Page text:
Hey, how about taking a moment and joining our family as we go back to the woods to gather some stones at the creek?
I really didn’t expect that I’ll have the chance to go along with our five little ones, but when my husband Daniel told me that he’d really like for me to join them I knew there would be a way. I was delighted, I’ve always had a special liking for stones and here at our new property we actually have a nice little creek loaded with stones, promising endless possibilities.
Besides my liking for stones there’s also the sentimental part of going back through the horses’ pasture and following the winding path through the woods, down to the sandy creek banks. You see that’s where my brothers and I spent countless hours, playing in the sand, catching minnows and crabs, or simply splashing in the water.
Only now instead of being a carefree little girl, I was mom of the house and had the responsibility of caring for little ones. Today I was thankful for my sister Keturah who was there to help as needed. Before long the children, Keturah, and I were following the tractor down the shady path to the creek. In no time the children were merrily splashing away. Julia, our little “weather forecaster” who has a tendency of “predicting” tornadoes and thunderstorms, periodically glanced at the cloudy sky. To Daniel and I the clouds gave cover, as we picked up stones, keeping the weather from becoming brutally hot in this southern Illinois region where it can get quite toasty.
Eight-month-old Jesse was having a time of his life in the sand, that is, until Keturah discovered him trying to eat it. Oh no. The dear little fellow had no idea why that isn’t allowed as he shrieked his protest. Rayni, who just turned two years old is a water lover and happily splashed until she was soaked through. Now Austin used to be more scared of water and was excited to keep showing me how he made himself soaking wet as well. Little Elijah took a short nap on a blanket before waking and watching everyone scurry here and there.
After 45 minutes or so we had a tractor bucket full of stones and were ready to head back. As I passed the wild blackberry bushes I glanced over them for some ripe berries, but found none, perhaps Julia and Austin can some day go pick berries like my brothers and I did back in the day.
Soon Daniel was unloading our prized stones in front of the flower bed. First he put down a barrier in the narrow strip between the flower bed and sidewalks then covered it with stones. I was delighted with the end result, not only does it look pretty, it’ll also lessen the amount of work with not having to pull weeds like we used to when it was only covered with mulch.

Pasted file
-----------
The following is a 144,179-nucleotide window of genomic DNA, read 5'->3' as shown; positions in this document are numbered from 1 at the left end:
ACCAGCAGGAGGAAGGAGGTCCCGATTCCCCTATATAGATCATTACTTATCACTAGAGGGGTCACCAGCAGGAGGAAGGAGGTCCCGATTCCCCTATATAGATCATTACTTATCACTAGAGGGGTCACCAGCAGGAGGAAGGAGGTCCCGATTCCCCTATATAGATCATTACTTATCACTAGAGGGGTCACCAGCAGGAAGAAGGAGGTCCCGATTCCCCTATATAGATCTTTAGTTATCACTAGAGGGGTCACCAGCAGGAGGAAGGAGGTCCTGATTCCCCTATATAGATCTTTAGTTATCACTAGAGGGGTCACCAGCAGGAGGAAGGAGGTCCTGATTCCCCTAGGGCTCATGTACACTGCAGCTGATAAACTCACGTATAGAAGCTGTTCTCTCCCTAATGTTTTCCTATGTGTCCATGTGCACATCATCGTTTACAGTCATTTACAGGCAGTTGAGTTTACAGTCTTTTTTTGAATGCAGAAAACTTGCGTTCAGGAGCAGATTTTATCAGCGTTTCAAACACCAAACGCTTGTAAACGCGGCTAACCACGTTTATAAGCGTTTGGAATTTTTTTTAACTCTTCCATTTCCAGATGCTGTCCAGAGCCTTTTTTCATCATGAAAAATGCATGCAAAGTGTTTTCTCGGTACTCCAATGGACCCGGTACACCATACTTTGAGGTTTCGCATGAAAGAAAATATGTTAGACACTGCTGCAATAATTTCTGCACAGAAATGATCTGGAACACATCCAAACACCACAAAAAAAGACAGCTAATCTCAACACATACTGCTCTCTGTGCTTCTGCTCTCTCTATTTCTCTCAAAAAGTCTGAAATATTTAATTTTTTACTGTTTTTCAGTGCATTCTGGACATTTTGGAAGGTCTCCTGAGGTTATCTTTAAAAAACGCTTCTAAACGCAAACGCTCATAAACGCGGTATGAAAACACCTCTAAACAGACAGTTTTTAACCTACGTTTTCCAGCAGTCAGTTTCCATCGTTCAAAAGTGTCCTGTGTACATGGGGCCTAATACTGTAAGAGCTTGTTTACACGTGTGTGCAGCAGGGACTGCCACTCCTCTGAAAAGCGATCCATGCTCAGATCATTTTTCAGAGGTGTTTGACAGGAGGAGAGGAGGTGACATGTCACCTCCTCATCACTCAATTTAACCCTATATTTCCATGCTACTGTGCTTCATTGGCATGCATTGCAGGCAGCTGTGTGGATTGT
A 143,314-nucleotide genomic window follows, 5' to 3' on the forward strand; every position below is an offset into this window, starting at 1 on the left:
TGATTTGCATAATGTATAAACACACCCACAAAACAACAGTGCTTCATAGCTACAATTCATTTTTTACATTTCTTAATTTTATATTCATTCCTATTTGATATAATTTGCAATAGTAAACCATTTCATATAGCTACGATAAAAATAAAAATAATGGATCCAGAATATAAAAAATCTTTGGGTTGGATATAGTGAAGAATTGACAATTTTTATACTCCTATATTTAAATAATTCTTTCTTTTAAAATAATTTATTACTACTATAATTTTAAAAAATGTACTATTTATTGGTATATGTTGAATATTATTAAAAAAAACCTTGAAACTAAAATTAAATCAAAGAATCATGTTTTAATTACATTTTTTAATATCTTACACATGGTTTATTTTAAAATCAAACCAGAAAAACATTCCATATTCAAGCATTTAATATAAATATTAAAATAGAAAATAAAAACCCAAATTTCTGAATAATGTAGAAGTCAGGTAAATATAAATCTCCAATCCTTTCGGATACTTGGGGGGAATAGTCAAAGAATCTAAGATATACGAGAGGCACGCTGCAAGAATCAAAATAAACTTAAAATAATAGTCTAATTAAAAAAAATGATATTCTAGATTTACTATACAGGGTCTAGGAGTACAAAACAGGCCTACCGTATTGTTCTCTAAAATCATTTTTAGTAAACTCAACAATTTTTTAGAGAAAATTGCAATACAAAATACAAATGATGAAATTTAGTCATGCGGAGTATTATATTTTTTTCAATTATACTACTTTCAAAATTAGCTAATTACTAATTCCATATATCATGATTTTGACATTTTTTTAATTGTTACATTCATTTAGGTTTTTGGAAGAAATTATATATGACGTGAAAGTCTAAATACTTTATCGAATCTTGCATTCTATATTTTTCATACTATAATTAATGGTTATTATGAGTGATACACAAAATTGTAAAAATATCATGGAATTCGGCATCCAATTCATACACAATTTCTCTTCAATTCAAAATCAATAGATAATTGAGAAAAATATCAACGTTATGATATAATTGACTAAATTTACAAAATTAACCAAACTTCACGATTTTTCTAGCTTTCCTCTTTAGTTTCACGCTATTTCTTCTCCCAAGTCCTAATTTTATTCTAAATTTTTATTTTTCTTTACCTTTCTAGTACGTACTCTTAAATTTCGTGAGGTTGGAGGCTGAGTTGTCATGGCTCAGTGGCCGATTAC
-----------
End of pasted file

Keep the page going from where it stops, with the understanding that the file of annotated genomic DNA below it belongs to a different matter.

Our next stone project will probably be similar, only this time it’ll be putting them around the large grasses along the side of the shop. While I do enjoy working outside, I am very aware that the more things I have to look after outside will tend to crowd out time with the babies. So for now we’ll keep looking for shortcuts such as putting down barriers for the weeds and spreading stones and keep in mind what Aunt Edna taught me, “Your flowers are running around.”
That’s right, I’m blessed with five adorable little flowers (children) blooming in our midst and one sturdy handsome one that keeps everything together. Thank you Daniel.
Now how about joining our family as we enjoy onion rings for supper? These delicious candy onions come straight from neighbor Nate Zehr’s garden and thanks to Sarellen for sharing her onion ring recipe with us.
CRUNCHY ONION RINGS
1 cup flour
1 teaspoon baking powder
1 teaspoon salt
1/2 teaspoon seasoning salt
3/4 cup milk
1 tablespoon cooking oil
Combine flour, baking powder, and seasonings. Beat egg, add milk and oil, then stir in flour mixture. Cut onions in 1/4 inch rings. Separate rings and dip into batter, one at a time. Drain briefly then drop into hot oil, about 375 degrees. Fry until golden brown, flip and continue to fry other side. Place onto a paper towel-lined platter and enjoy. This is a family favorite at our house. I’m sure it will be a hit at your house as well.
Readers with culinary or cultural questions or stories can write Gloria directly at Gloria Yoder, 10568 E. 350th Ave., Flat Rock, IL 62427-2019. To see more on the Amish go to www.amish365.com.